Please contact Saul Schleimer or Caroline Series if you would like to speak or suggest a speaker.
Thursday Jan 15, 15:15, room B3.02 John Jones (Warwick) String Topology |
Abstract: String homology was introduced by Moira Chas and Dennis Sullivan in 1999. Their idea was to do intersection theory on the loop space of a finite dimensional manifold. In a subsequent paper, published in 2003, Ralph Cohen and myself gave a different approach to the theory using the general methods of algebraic topology and homotopy theory. In this talk I will give an introduction to string homology, and emphasize two fundamental problems. 1. How does one calculate string homology? 2. What exactly does string homology depend on? One of the key features of string homology is that it does depend on Poincare duality in the underlying manifold. Is it possible that string homology gives a source of invariants which distinguish between closed manifolds that are homotopy equivalent but not homeomorphic? |
Thursday Jan 22, 15:15, room B3.02 Brendan Owens (Glasgow) Torus knot surgeries and negative-definite four-manifolds |
Abstract: (Joint work with Saso Strle.) Given a knot K in the three-sphere, one may ask which Dehn surgeries on K bound negative-definite four-manifolds. I will explain how this question is of interest in both knot theory and contact topology. I will answer the question for the case of torus knots. This involves two constructions of four-manifolds and an obstruction using Donaldson's diagonalisation theorem. |
Thursday Feb 5, 15:15, room B3.02 Ciprian Manolescu (Cambridge/UCLA) Symplectic instanton homology |
Abstract: Floer's instanton homology was originally defined as an invariant of integral homology 3-spheres. The Atiyah-Floer Conjecture claims that there should be a symplectic counterpart to instanton theory, based on Lagrangian Floer homology. Starting from a Heegaard decomposition of a 3-manifold, I will explain one way to make sense of the symplectic side of the Atiyah-Floer conjecture, for arbitrary 3-manifolds. This is joint work with Chris Woodward. |
Thursday Feb 5, 16:30, room B3.02 Taehee Kim (Konkuk) Concordance of knots and Alexander polynomials |
Abstract: In this talk, I will start with the background and brief history of concordance. The relationship between concordance and Alexander polynomials will be discussed. In particular, I will talk about concordance of two knots when those two knots have coprime Alexander polynomials. |
Thursday Feb 12, 15:15, room B3.02 Daan Krammer (Warwick) The braid group of Z^{n} |
Abstract: The braid group B of Z^{n} is a group that sits somewhere between braid groups and surface mapping class groups. It is to GL(n,Z) what the braid group is to the symmetric group. I shall define B and sketch a proof that B is Garside and in particular has a solvable word problem. I describe an almost-finite presentation for B analogous to the usual presentation for the braid group. I discuss somewhat speculative similarities between B and mapping class groups. For any statement about mapping class groups, solved or unsolved, it may be interesting to try to state and prove it for B. But whether B is useful remains to be seen. |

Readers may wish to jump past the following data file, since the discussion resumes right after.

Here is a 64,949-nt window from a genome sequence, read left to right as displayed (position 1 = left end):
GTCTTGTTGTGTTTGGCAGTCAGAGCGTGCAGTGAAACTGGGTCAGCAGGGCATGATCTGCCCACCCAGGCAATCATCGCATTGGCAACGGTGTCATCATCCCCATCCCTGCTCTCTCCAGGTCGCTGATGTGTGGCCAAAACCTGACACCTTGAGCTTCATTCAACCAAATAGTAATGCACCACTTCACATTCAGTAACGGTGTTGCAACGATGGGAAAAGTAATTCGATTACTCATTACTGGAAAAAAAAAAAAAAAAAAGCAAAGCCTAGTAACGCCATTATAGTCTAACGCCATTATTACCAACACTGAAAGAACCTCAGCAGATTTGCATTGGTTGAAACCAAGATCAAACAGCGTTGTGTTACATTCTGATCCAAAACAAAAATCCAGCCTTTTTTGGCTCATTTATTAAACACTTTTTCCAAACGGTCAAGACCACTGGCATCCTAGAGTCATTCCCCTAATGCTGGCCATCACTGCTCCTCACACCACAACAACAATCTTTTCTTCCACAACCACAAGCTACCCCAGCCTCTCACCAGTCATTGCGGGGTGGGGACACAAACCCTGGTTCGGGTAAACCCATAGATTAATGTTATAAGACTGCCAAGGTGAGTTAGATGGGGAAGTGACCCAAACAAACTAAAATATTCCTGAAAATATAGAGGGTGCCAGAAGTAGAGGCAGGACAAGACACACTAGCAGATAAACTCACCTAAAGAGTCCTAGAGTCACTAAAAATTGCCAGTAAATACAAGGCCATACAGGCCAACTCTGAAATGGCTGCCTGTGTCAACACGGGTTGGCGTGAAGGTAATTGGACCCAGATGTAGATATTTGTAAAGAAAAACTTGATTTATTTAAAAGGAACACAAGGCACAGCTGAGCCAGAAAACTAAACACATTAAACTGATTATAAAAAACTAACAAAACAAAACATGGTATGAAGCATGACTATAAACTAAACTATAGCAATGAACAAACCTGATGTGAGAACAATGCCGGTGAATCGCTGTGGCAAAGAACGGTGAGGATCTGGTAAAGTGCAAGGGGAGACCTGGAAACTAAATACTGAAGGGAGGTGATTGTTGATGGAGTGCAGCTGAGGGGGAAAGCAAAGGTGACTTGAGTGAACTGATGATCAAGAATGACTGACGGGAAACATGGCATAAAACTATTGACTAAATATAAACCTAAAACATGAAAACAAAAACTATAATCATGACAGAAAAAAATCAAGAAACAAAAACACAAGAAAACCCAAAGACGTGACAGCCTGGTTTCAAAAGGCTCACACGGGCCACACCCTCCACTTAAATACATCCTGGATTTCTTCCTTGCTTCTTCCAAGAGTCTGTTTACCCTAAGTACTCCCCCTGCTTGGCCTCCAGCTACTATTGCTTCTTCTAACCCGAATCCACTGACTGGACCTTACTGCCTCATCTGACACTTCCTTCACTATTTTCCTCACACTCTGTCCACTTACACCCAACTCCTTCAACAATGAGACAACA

Thursday Feb 19, 15:15, room B3.02 Tony O'Farrell (Maynooth) Reversible biholomorphic germs |
Abstract: PDF. |
Thursday Feb 26, 15:15, room B3.02 Dmitri Zaitsev (Dublin) Chern-Moser type normal forms for almost CR structures |
Abstract: Chern-Moser normal form is a fundamental tool to classify real hypersurfaces in complex spaces up to local biholomorphic changes of coordinates. In this work we extend this normal form to CR structures that are not necessarily integrable. One of the main differences with the classical integrable case is the presence of the non-integrability tensor at the same order as the Levi form, making impossible a good quadric approximation - a key tool in the Chern-Moser theory. |
Thursday Mar 5, 15:15, room B3.02 John Ratcliffe (Vanderbilt) Fibered orbifolds and crystallographic groups |
Abstract: In this talk, the relationship between normal subgroups of Euclidean crystallographic groups and orbifold fibrations of compact flat orbifolds will be described. Most compact flat orbifolds have nontrivial flat orbifold fibrations. For example, if M is a compact flat orbifold, whose orbifold fundamental group has an infinite abelianization, then M has two nontrivial canonical flat orbifold fibrations, whose respective fibers are orthogonal at each point of intersection. Flat orbifold fibrations are interesting because they underlie the geometry and topology of closed flat manifolds. This is joint work with my colleague Steven Tschantz. |
Thursday Mar 5, 16:30, room MS.05 Anna Lenzhen (Lille) Shape of a ball in Teichmueller space |
Abstract: We show that extremal length along a Teichmueller geodesic is a quasi-convex function of time. We conclude that a ball in Teichmueller space is quasi-convex. Joint work with Kasra Rafi. |
Thursday Mar 12, 15:15, room B3.02 Paolo Ghiggini (CNRS) Classification of tight contact structures on small Seifert manifolds |
Abstract: A tight contact structure on a 3-manifold is a nowhere integrable tangent plane field which satisfies an additional rigidity property relating it to the topology of the 3-manifold. The classification of tight contact structures up to isotopy is an intensely studied, but still poorly understood, problem in contact topology. I will explain what is known, what is expected and what is unknown about the classification of tight contact structures on Seifert manifolds over S^2 with three singular fibres, and why it matters. |